Mayan Polychrome Cylindrical Vessel

SKU PF.3466
Circa

500 AD to 900 AD

Dimensions

7″ (17.8cm) high

Medium

Terracotta

Origin

Guatemala

Gallery Location

USA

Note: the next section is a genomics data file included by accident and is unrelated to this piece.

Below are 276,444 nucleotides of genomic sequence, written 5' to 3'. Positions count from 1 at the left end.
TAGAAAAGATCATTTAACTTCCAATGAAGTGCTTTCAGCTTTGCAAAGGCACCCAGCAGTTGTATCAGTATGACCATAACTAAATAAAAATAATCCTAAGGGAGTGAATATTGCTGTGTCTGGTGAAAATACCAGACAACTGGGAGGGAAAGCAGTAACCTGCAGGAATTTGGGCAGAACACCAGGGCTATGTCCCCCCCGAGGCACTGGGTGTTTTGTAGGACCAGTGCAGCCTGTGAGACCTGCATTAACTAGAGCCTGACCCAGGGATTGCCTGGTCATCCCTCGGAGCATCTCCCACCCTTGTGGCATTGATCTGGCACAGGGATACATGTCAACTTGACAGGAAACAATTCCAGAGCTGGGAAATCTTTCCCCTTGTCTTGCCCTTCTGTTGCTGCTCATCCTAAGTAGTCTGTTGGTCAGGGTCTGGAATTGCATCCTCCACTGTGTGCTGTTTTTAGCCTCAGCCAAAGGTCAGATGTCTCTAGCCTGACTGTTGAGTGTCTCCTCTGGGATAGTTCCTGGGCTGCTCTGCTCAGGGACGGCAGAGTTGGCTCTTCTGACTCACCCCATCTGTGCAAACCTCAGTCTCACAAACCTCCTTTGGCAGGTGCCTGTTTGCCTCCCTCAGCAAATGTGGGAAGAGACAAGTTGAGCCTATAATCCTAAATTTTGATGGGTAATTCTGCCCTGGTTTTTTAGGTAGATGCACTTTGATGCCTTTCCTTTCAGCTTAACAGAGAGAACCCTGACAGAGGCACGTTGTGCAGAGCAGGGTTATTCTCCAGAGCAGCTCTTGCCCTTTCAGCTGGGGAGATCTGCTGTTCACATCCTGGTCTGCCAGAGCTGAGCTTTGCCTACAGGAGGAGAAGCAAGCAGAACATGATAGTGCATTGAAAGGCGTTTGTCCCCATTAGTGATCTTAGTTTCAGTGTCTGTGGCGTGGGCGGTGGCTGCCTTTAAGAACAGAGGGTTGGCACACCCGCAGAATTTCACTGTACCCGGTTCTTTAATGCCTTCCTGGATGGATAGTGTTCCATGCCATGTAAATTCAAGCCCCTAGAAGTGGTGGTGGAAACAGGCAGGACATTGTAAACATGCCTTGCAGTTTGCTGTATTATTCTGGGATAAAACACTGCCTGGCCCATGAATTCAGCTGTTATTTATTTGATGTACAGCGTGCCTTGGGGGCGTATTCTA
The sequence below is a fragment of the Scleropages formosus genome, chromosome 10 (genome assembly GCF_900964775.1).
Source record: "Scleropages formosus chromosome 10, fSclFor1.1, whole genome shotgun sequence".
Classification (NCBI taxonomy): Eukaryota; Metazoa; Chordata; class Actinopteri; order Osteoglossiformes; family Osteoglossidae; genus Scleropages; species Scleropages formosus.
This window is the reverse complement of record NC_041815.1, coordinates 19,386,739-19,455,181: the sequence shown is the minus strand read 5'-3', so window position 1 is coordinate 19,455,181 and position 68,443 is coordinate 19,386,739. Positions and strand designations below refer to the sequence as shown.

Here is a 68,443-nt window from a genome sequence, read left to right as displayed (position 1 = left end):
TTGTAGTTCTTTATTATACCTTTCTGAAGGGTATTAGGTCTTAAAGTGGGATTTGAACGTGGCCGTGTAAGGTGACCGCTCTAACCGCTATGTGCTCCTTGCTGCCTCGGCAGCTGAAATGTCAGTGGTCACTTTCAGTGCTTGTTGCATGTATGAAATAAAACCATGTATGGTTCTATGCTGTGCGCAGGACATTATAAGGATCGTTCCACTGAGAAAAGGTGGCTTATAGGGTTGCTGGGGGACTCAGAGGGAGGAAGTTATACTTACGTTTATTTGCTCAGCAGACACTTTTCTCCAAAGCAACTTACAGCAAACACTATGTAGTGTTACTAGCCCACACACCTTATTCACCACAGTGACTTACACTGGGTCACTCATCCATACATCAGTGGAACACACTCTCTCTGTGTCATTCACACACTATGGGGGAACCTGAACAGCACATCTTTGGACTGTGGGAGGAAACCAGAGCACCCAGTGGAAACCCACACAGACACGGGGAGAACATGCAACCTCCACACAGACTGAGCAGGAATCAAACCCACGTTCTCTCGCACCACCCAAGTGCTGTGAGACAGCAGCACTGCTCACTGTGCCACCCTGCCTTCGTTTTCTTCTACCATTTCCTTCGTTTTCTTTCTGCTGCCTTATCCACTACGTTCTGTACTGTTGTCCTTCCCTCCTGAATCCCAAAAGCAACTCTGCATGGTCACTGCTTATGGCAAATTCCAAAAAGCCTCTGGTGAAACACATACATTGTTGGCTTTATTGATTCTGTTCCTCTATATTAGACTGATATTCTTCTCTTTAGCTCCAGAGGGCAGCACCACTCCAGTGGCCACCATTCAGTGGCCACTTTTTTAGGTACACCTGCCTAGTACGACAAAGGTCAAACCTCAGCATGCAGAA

The Maya in their great temple cities reached the summit of the Classical age in Ancient Meso- America. In those temple cities, great artistic expressions such as murals and sculptures flourished. It is during this Classical Period in which artists crated magnificent polychrome vessels that depict various Mayan figures and hieroglyphs. This cylindrical vessel is a fine example of such creations, dressed in warm orange color and decorated with intricately painted figures and glyphs, the vessel radiates with its subtle and yet poignant beauty. It shows three men performing a ritual, sacrificing the head of a victorious ball player. The three men wear ceremonial costumes, possibly the proper attire for the ritual. The ankle cuffs, large neckwear, headdresses, and wrist cuffs are great clues for us to understand and envision the Ancient Maya cultural practices. Moreover, the painted fluid, gesture lines form expressive figures and hieroglyphs. Such line quality successfully indicates the curves of the human body, swift movements of ritual performers, and even the gushing flow of blood from the severed head. As we look onto this vessel, we feel as if we are standing in a Mayan temple, watching the sacrificial ritual. Hundreds of years after the vessel’s creation, we still appreciate its beauty that is sure to last for ages to come.

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